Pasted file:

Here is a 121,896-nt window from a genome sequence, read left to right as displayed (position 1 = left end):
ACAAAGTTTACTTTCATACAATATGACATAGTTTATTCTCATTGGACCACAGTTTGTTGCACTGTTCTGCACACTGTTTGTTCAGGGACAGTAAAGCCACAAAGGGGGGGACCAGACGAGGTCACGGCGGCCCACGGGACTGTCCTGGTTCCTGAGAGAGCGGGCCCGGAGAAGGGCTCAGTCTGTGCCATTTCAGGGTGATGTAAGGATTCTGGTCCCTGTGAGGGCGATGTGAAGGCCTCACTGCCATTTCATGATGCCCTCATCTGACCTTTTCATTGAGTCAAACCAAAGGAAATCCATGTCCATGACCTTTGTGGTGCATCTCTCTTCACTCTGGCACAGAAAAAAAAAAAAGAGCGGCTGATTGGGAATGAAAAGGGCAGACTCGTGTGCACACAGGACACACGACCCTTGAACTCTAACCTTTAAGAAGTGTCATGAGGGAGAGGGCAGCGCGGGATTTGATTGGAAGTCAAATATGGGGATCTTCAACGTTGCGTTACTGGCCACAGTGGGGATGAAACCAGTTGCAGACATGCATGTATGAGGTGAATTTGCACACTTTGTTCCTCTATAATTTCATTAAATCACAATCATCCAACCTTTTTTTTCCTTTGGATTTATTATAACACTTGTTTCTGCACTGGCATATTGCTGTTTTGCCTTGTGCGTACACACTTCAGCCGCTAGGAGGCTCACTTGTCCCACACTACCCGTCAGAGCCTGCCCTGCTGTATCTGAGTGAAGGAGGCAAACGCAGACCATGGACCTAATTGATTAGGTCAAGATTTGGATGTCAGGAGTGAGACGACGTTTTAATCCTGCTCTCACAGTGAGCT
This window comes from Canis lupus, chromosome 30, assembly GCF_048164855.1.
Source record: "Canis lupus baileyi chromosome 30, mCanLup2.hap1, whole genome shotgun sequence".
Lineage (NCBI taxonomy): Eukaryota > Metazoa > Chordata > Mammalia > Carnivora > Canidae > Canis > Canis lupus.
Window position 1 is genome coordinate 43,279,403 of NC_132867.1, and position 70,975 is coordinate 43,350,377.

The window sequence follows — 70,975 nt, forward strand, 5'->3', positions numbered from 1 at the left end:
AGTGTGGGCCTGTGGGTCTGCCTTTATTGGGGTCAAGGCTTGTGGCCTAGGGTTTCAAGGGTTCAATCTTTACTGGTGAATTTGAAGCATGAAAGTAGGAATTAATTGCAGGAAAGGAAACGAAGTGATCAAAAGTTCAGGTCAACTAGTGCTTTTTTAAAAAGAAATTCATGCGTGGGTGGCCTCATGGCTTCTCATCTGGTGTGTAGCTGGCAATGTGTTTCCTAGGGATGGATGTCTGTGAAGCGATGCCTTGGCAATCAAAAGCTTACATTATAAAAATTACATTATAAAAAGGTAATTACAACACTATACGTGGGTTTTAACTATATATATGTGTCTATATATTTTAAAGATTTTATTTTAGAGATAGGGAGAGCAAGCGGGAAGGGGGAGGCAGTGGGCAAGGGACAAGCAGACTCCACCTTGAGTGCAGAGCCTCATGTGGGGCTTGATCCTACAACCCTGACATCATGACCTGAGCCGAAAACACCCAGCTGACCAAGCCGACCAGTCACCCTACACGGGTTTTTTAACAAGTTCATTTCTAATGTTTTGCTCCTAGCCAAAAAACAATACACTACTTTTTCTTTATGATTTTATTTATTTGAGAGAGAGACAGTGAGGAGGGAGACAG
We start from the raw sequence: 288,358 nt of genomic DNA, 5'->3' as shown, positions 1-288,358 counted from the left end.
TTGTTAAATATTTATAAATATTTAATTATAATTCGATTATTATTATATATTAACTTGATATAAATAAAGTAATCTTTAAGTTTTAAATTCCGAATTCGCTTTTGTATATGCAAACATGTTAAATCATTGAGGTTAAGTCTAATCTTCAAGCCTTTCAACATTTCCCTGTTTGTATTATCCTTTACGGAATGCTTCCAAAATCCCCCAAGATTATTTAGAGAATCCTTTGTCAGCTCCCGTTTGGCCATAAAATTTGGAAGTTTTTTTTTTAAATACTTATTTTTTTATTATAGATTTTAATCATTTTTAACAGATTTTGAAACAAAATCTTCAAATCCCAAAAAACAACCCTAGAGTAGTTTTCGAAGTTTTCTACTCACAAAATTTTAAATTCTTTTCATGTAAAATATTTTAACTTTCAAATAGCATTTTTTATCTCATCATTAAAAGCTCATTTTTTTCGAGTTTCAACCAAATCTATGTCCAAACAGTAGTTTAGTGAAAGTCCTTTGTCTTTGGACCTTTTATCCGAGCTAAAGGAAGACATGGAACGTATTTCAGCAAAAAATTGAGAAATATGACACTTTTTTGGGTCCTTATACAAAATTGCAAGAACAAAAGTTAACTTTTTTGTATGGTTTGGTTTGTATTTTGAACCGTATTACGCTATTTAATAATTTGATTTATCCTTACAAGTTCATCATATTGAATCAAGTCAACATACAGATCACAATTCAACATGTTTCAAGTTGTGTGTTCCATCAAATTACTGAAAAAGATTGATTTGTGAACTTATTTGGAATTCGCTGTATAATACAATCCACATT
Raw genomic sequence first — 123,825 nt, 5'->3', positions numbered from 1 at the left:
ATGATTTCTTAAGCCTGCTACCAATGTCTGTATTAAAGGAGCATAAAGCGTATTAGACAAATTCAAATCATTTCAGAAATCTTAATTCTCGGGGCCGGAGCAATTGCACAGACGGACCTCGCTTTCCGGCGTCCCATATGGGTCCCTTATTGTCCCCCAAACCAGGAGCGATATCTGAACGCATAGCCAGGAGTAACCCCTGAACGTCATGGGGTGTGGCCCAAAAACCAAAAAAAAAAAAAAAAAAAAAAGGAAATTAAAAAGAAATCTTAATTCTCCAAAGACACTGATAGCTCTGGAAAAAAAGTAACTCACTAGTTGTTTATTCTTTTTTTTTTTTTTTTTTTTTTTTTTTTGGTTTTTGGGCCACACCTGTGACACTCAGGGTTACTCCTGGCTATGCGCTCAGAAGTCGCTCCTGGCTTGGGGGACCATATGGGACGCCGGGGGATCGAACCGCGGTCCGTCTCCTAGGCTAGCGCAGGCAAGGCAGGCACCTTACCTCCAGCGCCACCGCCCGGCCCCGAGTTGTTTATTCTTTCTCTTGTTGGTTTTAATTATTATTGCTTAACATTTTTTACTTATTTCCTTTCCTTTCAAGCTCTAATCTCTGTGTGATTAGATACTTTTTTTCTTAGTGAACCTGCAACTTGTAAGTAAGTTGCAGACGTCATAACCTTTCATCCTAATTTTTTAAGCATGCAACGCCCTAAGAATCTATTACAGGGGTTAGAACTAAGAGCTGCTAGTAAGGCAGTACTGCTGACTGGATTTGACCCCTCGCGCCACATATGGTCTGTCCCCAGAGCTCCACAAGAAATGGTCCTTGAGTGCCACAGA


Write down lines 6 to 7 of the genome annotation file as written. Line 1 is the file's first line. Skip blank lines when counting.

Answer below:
Window position 1 is genome coordinate 43,279,403 of NC_132867.1, and position 70,975 is coordinate 43,350,377.

The window sequence follows — 70,975 nt, forward strand, 5'->3', positions numbered from 1 at the left end: